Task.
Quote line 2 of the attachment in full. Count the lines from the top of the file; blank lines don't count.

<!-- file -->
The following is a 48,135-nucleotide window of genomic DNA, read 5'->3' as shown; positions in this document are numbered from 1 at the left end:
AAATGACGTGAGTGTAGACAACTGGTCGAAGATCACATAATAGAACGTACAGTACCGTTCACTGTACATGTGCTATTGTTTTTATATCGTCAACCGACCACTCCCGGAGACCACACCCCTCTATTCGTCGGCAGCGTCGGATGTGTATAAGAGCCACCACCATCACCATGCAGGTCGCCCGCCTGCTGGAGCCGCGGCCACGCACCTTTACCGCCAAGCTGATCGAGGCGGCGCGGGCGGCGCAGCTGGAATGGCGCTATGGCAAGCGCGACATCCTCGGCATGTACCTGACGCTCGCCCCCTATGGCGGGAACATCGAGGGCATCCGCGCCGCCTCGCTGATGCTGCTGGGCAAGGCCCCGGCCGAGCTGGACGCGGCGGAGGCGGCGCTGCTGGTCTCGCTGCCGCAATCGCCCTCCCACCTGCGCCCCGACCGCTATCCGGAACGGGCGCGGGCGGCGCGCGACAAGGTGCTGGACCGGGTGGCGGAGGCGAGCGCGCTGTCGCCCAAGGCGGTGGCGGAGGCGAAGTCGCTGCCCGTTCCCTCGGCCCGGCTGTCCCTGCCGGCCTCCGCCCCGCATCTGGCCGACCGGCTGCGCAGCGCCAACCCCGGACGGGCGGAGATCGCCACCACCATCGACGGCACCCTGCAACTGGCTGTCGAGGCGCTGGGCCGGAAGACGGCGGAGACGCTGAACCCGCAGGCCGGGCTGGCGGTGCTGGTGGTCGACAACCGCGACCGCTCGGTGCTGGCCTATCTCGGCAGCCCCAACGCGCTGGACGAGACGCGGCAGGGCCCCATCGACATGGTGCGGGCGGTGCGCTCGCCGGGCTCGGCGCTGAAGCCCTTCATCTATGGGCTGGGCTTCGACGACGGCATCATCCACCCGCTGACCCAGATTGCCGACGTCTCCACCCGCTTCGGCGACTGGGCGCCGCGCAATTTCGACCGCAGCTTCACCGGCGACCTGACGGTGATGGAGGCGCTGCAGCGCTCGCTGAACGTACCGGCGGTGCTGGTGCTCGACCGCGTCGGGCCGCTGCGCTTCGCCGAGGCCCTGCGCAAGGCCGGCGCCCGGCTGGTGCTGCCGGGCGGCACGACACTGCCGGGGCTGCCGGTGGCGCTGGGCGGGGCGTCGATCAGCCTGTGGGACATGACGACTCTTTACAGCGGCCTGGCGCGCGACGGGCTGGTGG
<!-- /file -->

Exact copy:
AAATGACGTGAGTGTAGACAACTGGTCGAAGATCACATAATAGAACGTACAGTACCGTTCACTGTACATGTGCTATTGTTTTTATATCGTCAACCGACCACTCCCGGAGACCACACCCCTCTATTCGTCGGCAGCGTCGGATGTGTATAAGAGCCACCACCATCACCATGCAGGTCGCCCGCCTGCTGGAGCCGCGGCCACGCACCTTTACCGCCAAGCTGATCGAGGCGGCGCGGGCGGCGCAGCTGGAATGGCGCTATGGCAAGCGCGACATCCTCGGCATGTACCTGACGCTCGCCCCCTATGGCGGGAACATCGAGGGCATCCGCGCCGCCTCGCTGATGCTGCTGGGCAAGGCCCCGGCCGAGCTGGACGCGGCGGAGGCGGCGCTGCTGGTCTCGCTGCCGCAATCGCCCTCCCACCTGCGCCCCGACCGCTATCCGGAACGGGCGCGGGCGGCGCGCGACAAGGTGCTGGACCGGGTGGCGGAGGCGAGCGCGCTGTCGCCCAAGGCGGTGGCGGAGGCGAAGTCGCTGCCCGTTCCCTCGGCCCGGCTGTCCCTGCCGGCCTCCGCCCCGCATCTGGCCGACCGGCTGCGCAGCGCCAACCCCGGACGGGCGGAGATCGCCACCACCATCGACGGCACCCTGCAACTGGCTGTCGAGGCGCTGGGCCGGAAGACGGCGGAGACGCTGAACCCGCAGGCCGGGCTGGCGGTGCTGGTGGTCGACAACCGCGACCGCTCGGTGCTGGCCTATCTCGGCAGCCCCAACGCGCTGGACGAGACGCGGCAGGGCCCCATCGACATGGTGCGGGCGGTGCGCTCGCCGGGCTCGGCGCTGAAGCCCTTCATCTATGGGCTGGGCTTCGACGACGGCATCATCCACCCGCTGACCCAGATTGCCGACGTCTCCACCCGCTTCGGCGACTGGGCGCCGCGCAATTTCGACCGCAGCTTCACCGGCGACCTGACGGTGATGGAGGCGCTGCAGCGCTCGCTGAACGTACCGGCGGTGCTGGTGCTCGACCGCGTCGGGCCGCTGCGCTTCGCCGAGGCCCTGCGCAAGGCCGGCGCCCGGCTGGTGCTGCCGGGCGGCACGACACTGCCGGGGCTGCCGGTGGCGCTGGGCGGGGCGTCGATCAGCCTGTGGGACATGACGACTCTTTACAGCGGCCTGGCGCGCGACGGGCTGGTGG